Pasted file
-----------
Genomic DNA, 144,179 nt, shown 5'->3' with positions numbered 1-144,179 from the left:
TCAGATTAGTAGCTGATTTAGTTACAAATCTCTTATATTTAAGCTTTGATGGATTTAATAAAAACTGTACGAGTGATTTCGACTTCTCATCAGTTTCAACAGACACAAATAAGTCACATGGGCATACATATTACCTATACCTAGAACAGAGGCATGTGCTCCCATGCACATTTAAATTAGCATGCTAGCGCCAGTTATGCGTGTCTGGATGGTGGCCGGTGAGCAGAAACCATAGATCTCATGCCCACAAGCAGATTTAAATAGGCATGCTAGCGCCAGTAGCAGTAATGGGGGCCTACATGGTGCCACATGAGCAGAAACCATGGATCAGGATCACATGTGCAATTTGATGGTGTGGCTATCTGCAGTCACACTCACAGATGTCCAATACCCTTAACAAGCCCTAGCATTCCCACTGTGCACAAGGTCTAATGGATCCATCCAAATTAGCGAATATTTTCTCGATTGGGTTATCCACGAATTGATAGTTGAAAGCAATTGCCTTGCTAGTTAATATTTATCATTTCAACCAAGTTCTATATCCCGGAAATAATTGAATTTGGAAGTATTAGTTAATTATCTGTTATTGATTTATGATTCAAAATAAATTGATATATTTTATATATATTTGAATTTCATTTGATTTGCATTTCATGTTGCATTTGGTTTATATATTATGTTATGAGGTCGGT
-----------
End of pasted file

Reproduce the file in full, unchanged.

Genomic DNA, 144,179 nt, shown 5'->3' with positions numbered 1-144,179 from the left:
TCAGATTAGTAGCTGATTTAGTTACAAATCTCTTATATTTAAGCTTTGATGGATTTAATAAAAACTGTACGAGTGATTTCGACTTCTCATCAGTTTCAACAGACACAAATAAGTCACATGGGCATACATATTACCTATACCTAGAACAGAGGCATGTGCTCCCATGCACATTTAAATTAGCATGCTAGCGCCAGTTATGCGTGTCTGGATGGTGGCCGGTGAGCAGAAACCATAGATCTCATGCCCACAAGCAGATTTAAATAGGCATGCTAGCGCCAGTAGCAGTAATGGGGGCCTACATGGTGCCACATGAGCAGAAACCATGGATCAGGATCACATGTGCAATTTGATGGTGTGGCTATCTGCAGTCACACTCACAGATGTCCAATACCCTTAACAAGCCCTAGCATTCCCACTGTGCACAAGGTCTAATGGATCCATCCAAATTAGCGAATATTTTCTCGATTGGGTTATCCACGAATTGATAGTTGAAAGCAATTGCCTTGCTAGTTAATATTTATCATTTCAACCAAGTTCTATATCCCGGAAATAATTGAATTTGGAAGTATTAGTTAATTATCTGTTATTGATTTATGATTCAAAATAAATTGATATATTTTATATATATTTGAATTTCATTTGATTTGCATTTCATGTTGCATTTGGTTTATATATTATGTTATGAGGTCGGT